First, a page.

Jeff Stafford

Maple, cherry and walnut are ideal for creating a warm fire.

The cold weather is here and the time is right to get your fireplace in working order. But do you have the right firewood to burn?

Any homeowner who regularly uses his or her fireplace in the winter months knows that seasoned wood produces the best results for the ideal fire. It burns better, produces more heat and produces less creosote build-up in your fireplace than green or unseasoned wood. "Green wood," says gardening consultant Teresa O'Connor of Seasonal Wisdom, "is hard to light and difficult to keep burning." The reason some people end up using it is due to the unavailability of seasoned wood. You can usually tell the difference between seasoned and green wood with a simple inspection.

O'Connor notes that seasoned wood tends to look gray and "on the inside, it's often dry and white, usually lighter than on the outside. New wood, on the other hand, looks like it came fresh from the lumber mill with the same color throughout the wood." Seasoned wood also shows radial cracks, which are visible at the ends, the bark is loose, and it is less aromatic than green wood.

The reason green wood smolders and doesn't burn consistently is because it retains a lot of water inside. You can usually tell by splitting a piece of wood, whether it is ready for the fireplace or not. If the exposed surface feels damp, then the wood contains liquid and will hiss and sputter when it burns. 

You also want to use hardwood over softwood if you have a choice because hardwood is denser, burns longer and gives off more heat. 

Some of the best slow-burning and fragrant wood for your fireplace include:

  • Apple
  • Beech
  • Black Locust
  • Blackthorn
  • Bitternut Hickory
  • Cherry
  • Hawthorn
  • Hophornbeam
  • Maple
  • Mesquite
  • Pine
  • Red Oak
  • Sycamore
  • White Ash
  • White Elm
  • White Oak
  • Yellow Birch
  • Yew

There are many other seasoned woods you can use, of course, but some might present problems to homeowners such as wood from poplar trees which produces a bitter-smelling smoke. "Eucalyptus has a medicinal scent that some don't like," O'Connor states. "Elm takes longer to season and can smoke a lot. Walnut has a rather bitter smell, and is often mixed with other hardwoods."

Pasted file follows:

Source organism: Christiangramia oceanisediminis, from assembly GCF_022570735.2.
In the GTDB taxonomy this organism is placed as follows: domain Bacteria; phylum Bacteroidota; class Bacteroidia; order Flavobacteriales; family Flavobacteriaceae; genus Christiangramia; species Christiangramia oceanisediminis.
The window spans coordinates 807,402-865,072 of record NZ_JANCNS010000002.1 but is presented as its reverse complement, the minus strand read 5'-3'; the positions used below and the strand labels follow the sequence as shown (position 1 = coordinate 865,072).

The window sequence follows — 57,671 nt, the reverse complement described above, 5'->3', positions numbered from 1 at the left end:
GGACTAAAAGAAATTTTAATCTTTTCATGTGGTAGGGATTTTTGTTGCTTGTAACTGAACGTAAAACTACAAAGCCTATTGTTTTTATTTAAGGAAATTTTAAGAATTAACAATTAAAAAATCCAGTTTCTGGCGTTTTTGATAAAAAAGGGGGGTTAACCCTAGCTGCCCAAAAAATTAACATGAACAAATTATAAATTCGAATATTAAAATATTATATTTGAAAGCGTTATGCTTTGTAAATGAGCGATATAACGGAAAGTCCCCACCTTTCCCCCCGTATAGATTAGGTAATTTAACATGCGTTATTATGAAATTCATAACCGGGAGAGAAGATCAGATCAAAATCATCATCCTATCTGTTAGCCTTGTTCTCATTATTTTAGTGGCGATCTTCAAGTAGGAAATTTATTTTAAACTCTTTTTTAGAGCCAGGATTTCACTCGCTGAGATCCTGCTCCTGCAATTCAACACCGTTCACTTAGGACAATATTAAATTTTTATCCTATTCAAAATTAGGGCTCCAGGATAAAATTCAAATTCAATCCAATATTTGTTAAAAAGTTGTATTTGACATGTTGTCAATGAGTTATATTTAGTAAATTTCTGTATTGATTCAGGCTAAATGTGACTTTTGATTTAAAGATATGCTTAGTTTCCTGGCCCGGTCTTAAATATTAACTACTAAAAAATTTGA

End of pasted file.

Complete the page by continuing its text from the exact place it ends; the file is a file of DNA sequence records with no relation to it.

Although pine, birch and yew are considered softwoods, they still burn well when seasoned and some woods like mesquite are also ideal for grills because they add flavor to grilled food.

Seasoned wood is going to cost more than unseasoned wood but the investment is worth it. Your best bets for a good source are local farmers or firewood dealers. O'Connor recommends that you "ask about the species, volume and dryness before buying. And buying local wood reduces the chance of bringing invasive insects into your region." 

To make sure you are not violating any safety rules in building a fire, you should consult the EPA website for Best Burn Practices. If you have any concerns about creosote buildup or fumes in your fireplace (which can cause a chimney fire), check with the Toxic Substances and Disease Registry.

1 Comments About this Article

  • Mari√ętteV sfeertuin
    Great reading! Thanks and happy winter season, Mariëtte Verlaan, Feng Shui garden professional in the Netherlands http://tuincoach.wordpress.com

    Posted 12 months ago

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